As befits any kind of socialst work, it begins in factionalism: it was written as part of the forgotten conflict of Anti-Dühring. We then get large slabs of turgid historical analysis, some of it direct quotes from Marx himself. For example "The real progenitor of English materialism is Bacon. To him natural philosophy is the only true philosophy, and physics based upon the experience of the senses is the chiefest part of natural philosophy. Anaxagoras and his homoeomeriae, Democritus and his atoms, he often quotes as his authorities. According to him the senses are infallible and the source of all knowledge. All science is based on experience, and consists in subjecting the data furnished by the senses to a rational method of investigation." Which is all spiffy, but Democritus's atomism, though it turned out to be correct, had fuck all to do with observation; it was made-up like so much of antient Greek physics. So it is weird to see Engels uncritically quoting Marx apparently talking bollox. And all of it irrelevant to his purpose, as far as I can tell.

Engels is convinced that in "Dialectics" he has found some interesting and valuable new way of thinking. In attempted proof of which he attempts to co-op science: Nature is the proof of dialectics, and it must be said for modern science that it has furnished this proof with very rich materials increasingly daily, and thus has shown that, in the last resort, Nature works dialectically and not metaphysically; that she does not move in the eternal oneness of a perpetually recurring circle, but goes through a real historical evolution. In this connection, Darwin must be named before all others. He dealt the metaphysical conception of Nature the heaviest blow by his proof that all organic beings, plants, animals, and man himself, are the products of a process of evolution going on through millions of years. But, the naturalists, who have learned to think dialectically, are few and far between, and this conflict of the results of discovery with preconceived modes of thinking, explains the endless confusion now reigning in theoretical natural science, the despair of teachers as well as learners, of authors and readers alike. This is of course drivel. Dialectic is a discourse between two or more people holding different points of view about a subject but wishing to establish the truth through reasoned argumentation. Dialectic resembles debate, but the concept excludes subjective elements such as emotional appeal and the modern pejorative sense of rhetoric. But whilst the idea of striving for the truth by allowing different viewpoints to contend is indeed valuable, this isn't a lesson that communism managed to learn. And of course once you've found that truth dialectics loses its value; to expound what you know can be done linearly.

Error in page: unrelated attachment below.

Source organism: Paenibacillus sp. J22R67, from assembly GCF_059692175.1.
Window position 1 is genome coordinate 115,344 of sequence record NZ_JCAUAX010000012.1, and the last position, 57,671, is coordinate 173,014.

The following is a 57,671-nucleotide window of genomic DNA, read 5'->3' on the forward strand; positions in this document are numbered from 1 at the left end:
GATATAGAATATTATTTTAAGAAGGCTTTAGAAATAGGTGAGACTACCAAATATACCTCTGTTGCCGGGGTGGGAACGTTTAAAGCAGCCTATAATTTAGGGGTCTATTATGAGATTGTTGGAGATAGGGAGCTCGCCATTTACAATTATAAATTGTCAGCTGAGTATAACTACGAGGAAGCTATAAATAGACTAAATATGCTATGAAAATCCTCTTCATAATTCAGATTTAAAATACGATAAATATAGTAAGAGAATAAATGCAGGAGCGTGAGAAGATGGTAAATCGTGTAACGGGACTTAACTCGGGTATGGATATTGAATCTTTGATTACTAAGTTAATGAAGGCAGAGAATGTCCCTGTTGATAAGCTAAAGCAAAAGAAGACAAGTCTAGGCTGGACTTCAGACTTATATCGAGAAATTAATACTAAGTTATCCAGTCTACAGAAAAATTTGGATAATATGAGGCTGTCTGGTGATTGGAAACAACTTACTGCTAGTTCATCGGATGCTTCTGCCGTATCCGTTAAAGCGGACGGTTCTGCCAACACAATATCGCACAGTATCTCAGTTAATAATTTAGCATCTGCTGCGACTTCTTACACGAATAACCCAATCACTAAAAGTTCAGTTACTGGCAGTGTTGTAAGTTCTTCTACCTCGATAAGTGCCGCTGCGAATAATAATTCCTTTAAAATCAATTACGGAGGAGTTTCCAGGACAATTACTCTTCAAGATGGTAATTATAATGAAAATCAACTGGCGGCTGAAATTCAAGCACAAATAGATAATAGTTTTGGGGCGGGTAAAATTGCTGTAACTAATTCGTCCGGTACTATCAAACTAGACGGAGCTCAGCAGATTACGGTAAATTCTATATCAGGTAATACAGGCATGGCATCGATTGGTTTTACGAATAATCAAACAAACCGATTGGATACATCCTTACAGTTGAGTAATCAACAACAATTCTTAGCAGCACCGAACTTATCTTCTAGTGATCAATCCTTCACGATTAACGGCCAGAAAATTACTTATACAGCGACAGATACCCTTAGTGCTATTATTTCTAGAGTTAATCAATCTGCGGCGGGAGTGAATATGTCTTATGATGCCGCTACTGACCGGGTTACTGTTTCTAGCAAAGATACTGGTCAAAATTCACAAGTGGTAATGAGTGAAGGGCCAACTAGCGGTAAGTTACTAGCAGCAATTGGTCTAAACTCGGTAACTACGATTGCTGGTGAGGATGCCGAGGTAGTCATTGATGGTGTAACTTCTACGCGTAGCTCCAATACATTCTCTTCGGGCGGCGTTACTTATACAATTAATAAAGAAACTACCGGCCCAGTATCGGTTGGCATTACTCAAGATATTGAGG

Just what is Socialism, though? I'm glad you asked, because big E has the answer: so now modern industry, in its complete development, comes into collision with the bounds within which the capitalist mode of production holds it confined. The new productive forces have already outgrown the capitalistic mode of using them. And this conflict between productive forces and modes of production is not a conflict engendered in the mind of man, like that between original sin and divine justice. It exists, in fact, objectively, outside us, independently of the will and actions even of the men that have brought it on. Modern Socialism is nothing but the reflex, in thought, of this conflict in fact; its ideal reflection in the minds, first, of the class directly suffering under it, the working class. I hope that makes it clear for you. Alas for me it doesn't, so I'm forced to think for myself. And what comes out, in quote after quote in the little pamphlet, is: socialism is not liking capitalism. You don't actually have to have any clear idea of what socialism actually is - towards the end, it turns into unicorns-farting-rainbows while the state withers away - but you do need to know what you hate; which is increasing prosperity.


Lucia Liljegren is not notable

PXL_20220327_142510156 Those with long memories will remember Lucia Liljegren, though I don't think she figured much here. But! At least I care enough to note that she isn't notable: Wikipedia:Articles for deletion/Lucia Liljegren was closed as Delete. Is there anything else to say? I think not.